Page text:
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exim, auth, pam, solutions

Here are some solutions to the exim/auth/pam problem.

Mark Roach pegged it -- PAM wasn't working because we were (I was)
trying to use "pam_unix.so" but didn't have permission to read

Here are some solutions to the problem :

1)  Make /etc/shadow readable by the 'mail' user.
    pros:   unifies shell/smtp passwords with no extra maintenance
    cons:   it widens the access to /etc/shadow

    notes:  the same effect can be achieved by storing passwords in
                /etc/passwd, but that has even wider permissions.

2)  Create a separate passwd file for exim.  Use 'libpam-pwdfile' and
    Vineet Kumar's PAM config :
        auth       required     pam_pwdfile.so pwdfile /etc/exim/auth.passwd
        account    required     pam_permit.so
    pros:   doesn't widen permissions on /etc/shadow
            allows SMTP to use different passwords from the shell, or
                to have SMTP users without shell access
    cons:   requires separate maintenance

    notes:  this file could just be a copy of /etc/shadow (but then
                why not use solution1?).  It could also be created
                from /etc/shadow with the shell/awk script below (that
                removes some users such as root).

3)  Use a different PAM module, such as pam_ldap.so.

    pros:   doesn't require any extra files or perms on /etc/shadow
            no extra scripts to maintain
            this can provide matching SMTP passwords for shell users
                (if you use pam_ldap for regular logins)
            the exim config is identical to solution1 and solution2
    cons:   requires LDAP

4)  Use a different authenticator in exim.  See the appendix for
    examples using LDAP and a passwd file without going through PAM.

    pros:   doesn't require PAM (I suppose that is a pro for someone)
            easy enough to test without setting up PAM correctly ;-)
    cons:   requires additional maintenance -- for example if you use
                LDAP for normal logins and for SMTP AUTH, and if you
                move the LDAP server (or something) you'll have 2
                places to update configs.

For the system at work I'll be using solution3 with pam_ldap.so
because we're moving all logins to using LDAP instead of a combination
of NIS and Windows NT.  (and currently not handling SMTP AUTH at all)

For my personal system, AUTH isn't necessary now, but I'll probably
use solution3 (or possibly solution4) if/when I need it.

Appendix :

Solution2 :  script to copy /etc/shadow without extra information.

    awk -F: '
    /^(sash)?root:/ { next }
    /^[^:]*:.[^:]/ { print $1 ":" $2 }
    ' /etc/shadow > /etc/exim/auth.passwd.tmp

    mv /etc/exim/auth.passwd.tmp /etc/exim/auth.passwd 
    chown mail:mail /etc/exim/auth.passwd 
    chmod 0400 /etc/exim/auth.passwd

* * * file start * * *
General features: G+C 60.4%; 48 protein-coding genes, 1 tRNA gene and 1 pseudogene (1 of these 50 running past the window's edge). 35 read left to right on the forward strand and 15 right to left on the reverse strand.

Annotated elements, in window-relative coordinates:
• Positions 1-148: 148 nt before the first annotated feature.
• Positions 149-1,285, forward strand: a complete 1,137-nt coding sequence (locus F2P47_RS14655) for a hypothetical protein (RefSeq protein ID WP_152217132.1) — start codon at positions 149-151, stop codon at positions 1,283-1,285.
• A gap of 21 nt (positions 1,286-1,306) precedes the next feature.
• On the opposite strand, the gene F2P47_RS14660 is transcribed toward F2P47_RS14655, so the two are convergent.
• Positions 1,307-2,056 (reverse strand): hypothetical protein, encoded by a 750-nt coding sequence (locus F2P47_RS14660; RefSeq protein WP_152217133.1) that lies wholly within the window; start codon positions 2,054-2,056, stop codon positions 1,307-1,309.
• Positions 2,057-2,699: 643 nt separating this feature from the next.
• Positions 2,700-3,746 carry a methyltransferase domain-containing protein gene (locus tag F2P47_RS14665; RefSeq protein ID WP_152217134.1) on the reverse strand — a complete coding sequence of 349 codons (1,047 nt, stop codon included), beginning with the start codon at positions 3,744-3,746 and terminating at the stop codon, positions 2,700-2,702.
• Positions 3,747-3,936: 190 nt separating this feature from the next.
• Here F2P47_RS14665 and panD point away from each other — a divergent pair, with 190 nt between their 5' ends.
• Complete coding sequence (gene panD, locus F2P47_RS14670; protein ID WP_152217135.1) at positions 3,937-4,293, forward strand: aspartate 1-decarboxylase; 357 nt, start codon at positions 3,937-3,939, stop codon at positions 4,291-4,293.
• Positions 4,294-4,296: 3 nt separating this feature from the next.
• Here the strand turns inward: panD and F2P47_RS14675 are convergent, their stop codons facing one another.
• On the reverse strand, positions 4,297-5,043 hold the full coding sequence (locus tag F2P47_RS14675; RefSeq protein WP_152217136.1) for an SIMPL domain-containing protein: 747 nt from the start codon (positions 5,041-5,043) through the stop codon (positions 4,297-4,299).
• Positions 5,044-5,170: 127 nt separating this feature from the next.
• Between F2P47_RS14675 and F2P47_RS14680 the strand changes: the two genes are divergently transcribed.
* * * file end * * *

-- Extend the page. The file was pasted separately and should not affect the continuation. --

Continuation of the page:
Solution4 :

    Use LDAP without PAM :
            driver = plaintext
            public_name = PLAIN
            server_condition = ${if ldapauth \
                                pass="$3" \
                                ldap://ldap.fqdn.example/} \
                                {yes} {no} }
            server_set_id = uid=$2,ou=People,o=Example
            # value for $authenticated_id
            server_set_id = $2

    Use a passwd file without PAM :

                driver = plaintext
                public_name = PLAIN
                server_condition = "${if
                server_set_id = $2

            Sample script to convert /etc/shadow to the file used in
            the above authenticator.  This script handles both crypt
            and md5 passwords and removes root, sashroot, and users
            without a proper password (eg only 1 character in passwd


            awk -F: '
            /^(sash)?root:/ { next }
            /^[^:]*:.[^:]/ { 
                if ( length($2) > 10 )
                    { print $1 ":{md5}" $2 }
                else { print $1 ":" $2 }
            ' /etc/shadow > /etc/exim/auth.passwd.tmp

            mv /etc/exim/auth.passwd.tmp /etc/exim/auth.passwd 
            chown mail:mail /etc/exim/auth.passwd 
            chmod 0400 /etc/exim/auth.passwd 

Here is an ACL (requires exim 4, from the spec) to only allow AUTH
over an encrypted channel or using the CRAM-MD5 method.  However,
CRAM-MD5 requires the passwords to be available to exim in unencrypted
form.  See spec.txt for info on creating a cram-md5 authenticator.

# in the global section
acl_smtp_auth = acl_check_auth

# in the acl section
acl_check_auth :
    accept encrypted = *
    accept condition = ${if eq { ${uc:$smtp_command_argument} } \
                               {CRAM-MD5}  {yes}{no} }
    deny   message   = TLS encryption or CRAM-MD5 required for AUTH



In my Father's house are many rooms; if it were not so, I would have
told you.  I am going there to prepare a place for you.  And if I go and
prepare a place for you, I will come and take you to be with me that you
also may be where I am.
        John 14:2-3 

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